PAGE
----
Arizona Appeals Court dismisses climate-protection suit; no basis for legal challenge, it says

2013-03-30T00:00:00Z Arizona Appeals Court dismisses climate-protection suit; no basis for legal challenge, it saysHoward Fischer Capitol Media Services Arizona Daily Star
March 30, 2013 12:00 am  • 

PHOENIX - The state Court of Appeals will not order Gov. Jan Brewer to take action to reduce greenhouse gases linked to climate change.

In a unanimous decision, the court threw out a claim filed by Jamescita Peshlakai on behalf of her daughter, Jaime Lynn Butler, asking the judges to declare the atmosphere is a public trust and the Brewer administration has an obligation to take affirmative action to protect that asset.

Judge John Gemmill, writing for the court, said the problem with the lawsuit is there is no basis for a legal challenge.

Gemmill said it would be one thing if Peshlakai and Butler were challenging some affirmative action taken by Brewer or her Department of Environmental Quality. Instead, the judge said, they are challenging the lack of action.

"Equally important, Butler does not give us any basis to determine that the state's inaction violates any specific constitutional provision on which relief can be granted," Gemmill wrote.

He said much of the lawsuit rests on the premise that the air is held in trust. And Gemmill said Arizona courts can act when trust assets are wasted or improperly given away.

But the judge said the lawsuit does not assert the state improperly disposed of a public-trust resource, and the court found nothing to conclude there is a basis under trust law to order Brewer to do anything.

The ruling may have left the door open for some future action against the state over the issue of climate change.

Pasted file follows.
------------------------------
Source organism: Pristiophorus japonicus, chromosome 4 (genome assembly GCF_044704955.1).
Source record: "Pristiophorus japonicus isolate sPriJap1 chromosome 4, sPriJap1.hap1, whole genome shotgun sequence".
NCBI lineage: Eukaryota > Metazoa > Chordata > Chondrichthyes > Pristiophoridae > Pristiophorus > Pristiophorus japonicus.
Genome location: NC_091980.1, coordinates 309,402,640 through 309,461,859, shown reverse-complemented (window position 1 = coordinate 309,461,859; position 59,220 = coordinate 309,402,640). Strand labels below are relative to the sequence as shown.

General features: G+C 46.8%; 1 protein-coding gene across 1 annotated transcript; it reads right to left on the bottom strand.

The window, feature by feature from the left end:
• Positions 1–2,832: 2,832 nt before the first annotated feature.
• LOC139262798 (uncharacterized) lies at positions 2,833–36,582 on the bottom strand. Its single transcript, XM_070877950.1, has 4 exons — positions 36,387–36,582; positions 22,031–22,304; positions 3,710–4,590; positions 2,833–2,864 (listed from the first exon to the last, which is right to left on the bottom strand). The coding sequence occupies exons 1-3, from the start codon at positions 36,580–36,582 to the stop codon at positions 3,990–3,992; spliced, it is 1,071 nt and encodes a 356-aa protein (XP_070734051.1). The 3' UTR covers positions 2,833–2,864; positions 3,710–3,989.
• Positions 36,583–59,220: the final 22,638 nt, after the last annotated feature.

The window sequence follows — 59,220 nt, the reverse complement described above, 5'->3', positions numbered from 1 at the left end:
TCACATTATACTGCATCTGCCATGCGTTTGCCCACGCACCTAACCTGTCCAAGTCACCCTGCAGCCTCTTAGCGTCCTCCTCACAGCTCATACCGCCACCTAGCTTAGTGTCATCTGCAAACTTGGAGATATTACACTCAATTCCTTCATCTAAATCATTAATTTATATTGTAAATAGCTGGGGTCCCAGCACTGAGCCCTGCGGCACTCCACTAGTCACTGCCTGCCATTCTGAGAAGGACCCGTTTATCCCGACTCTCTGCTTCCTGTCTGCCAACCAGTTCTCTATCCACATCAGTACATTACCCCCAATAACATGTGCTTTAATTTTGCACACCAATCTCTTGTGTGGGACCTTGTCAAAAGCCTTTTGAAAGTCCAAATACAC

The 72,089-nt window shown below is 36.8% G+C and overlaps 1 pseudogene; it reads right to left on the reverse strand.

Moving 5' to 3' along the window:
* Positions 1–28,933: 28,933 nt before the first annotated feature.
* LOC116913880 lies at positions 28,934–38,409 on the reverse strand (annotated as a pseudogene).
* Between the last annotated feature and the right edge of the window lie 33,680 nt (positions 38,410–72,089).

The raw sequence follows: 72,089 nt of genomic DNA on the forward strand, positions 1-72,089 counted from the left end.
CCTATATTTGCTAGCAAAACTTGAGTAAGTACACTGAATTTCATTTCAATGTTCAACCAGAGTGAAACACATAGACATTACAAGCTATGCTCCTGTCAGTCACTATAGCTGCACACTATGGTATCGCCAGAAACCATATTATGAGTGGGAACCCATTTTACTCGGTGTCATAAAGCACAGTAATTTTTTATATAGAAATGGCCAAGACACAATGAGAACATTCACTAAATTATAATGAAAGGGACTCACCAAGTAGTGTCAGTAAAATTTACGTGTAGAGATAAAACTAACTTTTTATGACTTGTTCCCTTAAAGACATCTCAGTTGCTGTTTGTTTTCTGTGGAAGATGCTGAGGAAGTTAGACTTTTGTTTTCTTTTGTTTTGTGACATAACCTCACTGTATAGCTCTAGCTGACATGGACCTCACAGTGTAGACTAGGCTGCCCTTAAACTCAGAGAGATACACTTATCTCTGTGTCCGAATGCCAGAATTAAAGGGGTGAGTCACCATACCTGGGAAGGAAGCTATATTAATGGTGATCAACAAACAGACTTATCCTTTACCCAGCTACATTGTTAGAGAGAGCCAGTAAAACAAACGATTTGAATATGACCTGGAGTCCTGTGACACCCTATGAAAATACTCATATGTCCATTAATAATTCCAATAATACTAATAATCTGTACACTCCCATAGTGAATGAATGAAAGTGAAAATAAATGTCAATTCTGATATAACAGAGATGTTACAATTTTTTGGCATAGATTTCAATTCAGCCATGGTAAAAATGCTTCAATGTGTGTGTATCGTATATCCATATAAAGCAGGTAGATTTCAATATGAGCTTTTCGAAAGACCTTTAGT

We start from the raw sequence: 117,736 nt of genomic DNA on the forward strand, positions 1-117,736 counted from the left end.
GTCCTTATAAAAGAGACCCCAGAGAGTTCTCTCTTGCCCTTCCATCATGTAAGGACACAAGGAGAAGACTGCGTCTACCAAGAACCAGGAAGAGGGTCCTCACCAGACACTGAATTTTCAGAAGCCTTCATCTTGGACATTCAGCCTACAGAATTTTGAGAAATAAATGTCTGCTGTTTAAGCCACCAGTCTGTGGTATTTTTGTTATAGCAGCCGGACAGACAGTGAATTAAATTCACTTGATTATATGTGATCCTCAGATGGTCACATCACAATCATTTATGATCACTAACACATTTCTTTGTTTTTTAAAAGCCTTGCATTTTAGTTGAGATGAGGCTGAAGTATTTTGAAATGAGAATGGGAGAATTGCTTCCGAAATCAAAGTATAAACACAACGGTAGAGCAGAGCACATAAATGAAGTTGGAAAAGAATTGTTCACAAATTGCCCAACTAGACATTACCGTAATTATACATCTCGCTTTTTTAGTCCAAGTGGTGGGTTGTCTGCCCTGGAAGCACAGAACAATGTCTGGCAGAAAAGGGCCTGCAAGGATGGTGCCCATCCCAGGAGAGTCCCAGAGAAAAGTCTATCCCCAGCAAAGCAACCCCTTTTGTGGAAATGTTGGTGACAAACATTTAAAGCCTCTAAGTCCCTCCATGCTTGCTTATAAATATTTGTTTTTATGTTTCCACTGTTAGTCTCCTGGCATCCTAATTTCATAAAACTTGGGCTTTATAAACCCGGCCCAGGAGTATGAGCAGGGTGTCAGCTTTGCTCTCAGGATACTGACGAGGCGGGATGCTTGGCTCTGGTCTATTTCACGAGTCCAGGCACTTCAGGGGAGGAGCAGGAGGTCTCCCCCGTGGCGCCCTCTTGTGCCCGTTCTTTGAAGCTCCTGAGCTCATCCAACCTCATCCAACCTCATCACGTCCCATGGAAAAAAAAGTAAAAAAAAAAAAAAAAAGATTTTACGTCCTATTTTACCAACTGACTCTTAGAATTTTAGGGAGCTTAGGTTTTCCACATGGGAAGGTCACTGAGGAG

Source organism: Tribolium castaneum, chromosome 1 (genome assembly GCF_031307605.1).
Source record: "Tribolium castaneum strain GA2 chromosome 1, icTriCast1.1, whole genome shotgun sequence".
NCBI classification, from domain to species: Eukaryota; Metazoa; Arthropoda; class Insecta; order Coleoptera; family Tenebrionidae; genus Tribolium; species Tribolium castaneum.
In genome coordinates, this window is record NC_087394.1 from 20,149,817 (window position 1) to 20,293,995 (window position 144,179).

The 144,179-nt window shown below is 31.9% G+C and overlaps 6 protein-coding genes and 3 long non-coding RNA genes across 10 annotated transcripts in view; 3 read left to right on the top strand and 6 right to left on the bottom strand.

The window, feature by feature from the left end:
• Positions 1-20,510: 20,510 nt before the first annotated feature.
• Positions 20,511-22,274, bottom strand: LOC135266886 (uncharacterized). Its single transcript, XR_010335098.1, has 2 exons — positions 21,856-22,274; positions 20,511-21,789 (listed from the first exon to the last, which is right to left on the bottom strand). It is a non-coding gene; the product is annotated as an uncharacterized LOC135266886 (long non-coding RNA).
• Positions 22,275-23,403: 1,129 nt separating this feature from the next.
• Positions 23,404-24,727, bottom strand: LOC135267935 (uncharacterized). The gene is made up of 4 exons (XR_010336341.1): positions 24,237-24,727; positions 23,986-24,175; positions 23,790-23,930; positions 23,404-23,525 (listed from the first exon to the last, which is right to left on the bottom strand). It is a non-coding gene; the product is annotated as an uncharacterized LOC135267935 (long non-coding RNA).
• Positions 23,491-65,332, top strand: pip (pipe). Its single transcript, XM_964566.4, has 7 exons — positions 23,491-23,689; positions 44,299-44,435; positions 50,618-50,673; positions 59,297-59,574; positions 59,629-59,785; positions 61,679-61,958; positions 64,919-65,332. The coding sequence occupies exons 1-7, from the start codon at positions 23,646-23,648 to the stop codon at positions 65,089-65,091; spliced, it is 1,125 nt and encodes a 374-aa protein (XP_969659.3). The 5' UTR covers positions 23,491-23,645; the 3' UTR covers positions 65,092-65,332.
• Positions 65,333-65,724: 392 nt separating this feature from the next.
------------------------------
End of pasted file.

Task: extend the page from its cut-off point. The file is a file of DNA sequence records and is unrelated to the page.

Attorneys for the state asked the court to rule the atmosphere is not, and cannot be, part of any public trust. They cited earlier court rulings that dealt with things like the land within navigable streams, saying that should be the limit of what is considered held in trust.

Gemmill responded that the history of cases does not automatically preclude a court from concluding the air also could be considered part of the public trust.

"Any determination of the scope of the (Public Trust) Doctrine depends on the facts presented in a specific case," the judge wrote.

But the court also chose not to answer that question regarding the atmosphere, concluding that was unnecessary to its ruling in this case.

The judges also rejected the claim that Brewer and the DEQ acted contrary to their obligations with the repeal of "clean car" regulations adopted during the administration of Janet Napolitano, Brewer's predecessor.

Those rules would have set new overall limits on greenhouse-gas emissions from vehicles sold in Arizona. Brewer, shortly after taking office, directed the DEQ to repeal those rules.

Lawmakers subsequently approved a measure specifically barring the state from adopting greenhouse-gas emission standards more stringent than required under federal law.

Gemmill said that while the lawsuit mentions that legislative action, the challenger never details how that statute is unconstitutional.

On StarNet: Read more environment-related articles at azstarnet.com/environment

The lawsuit "does not give us any basis to determine that the state's inaction violates any specific constitutional provision on which relief can be granted."

John Gemmill, State Court of Appeals judge

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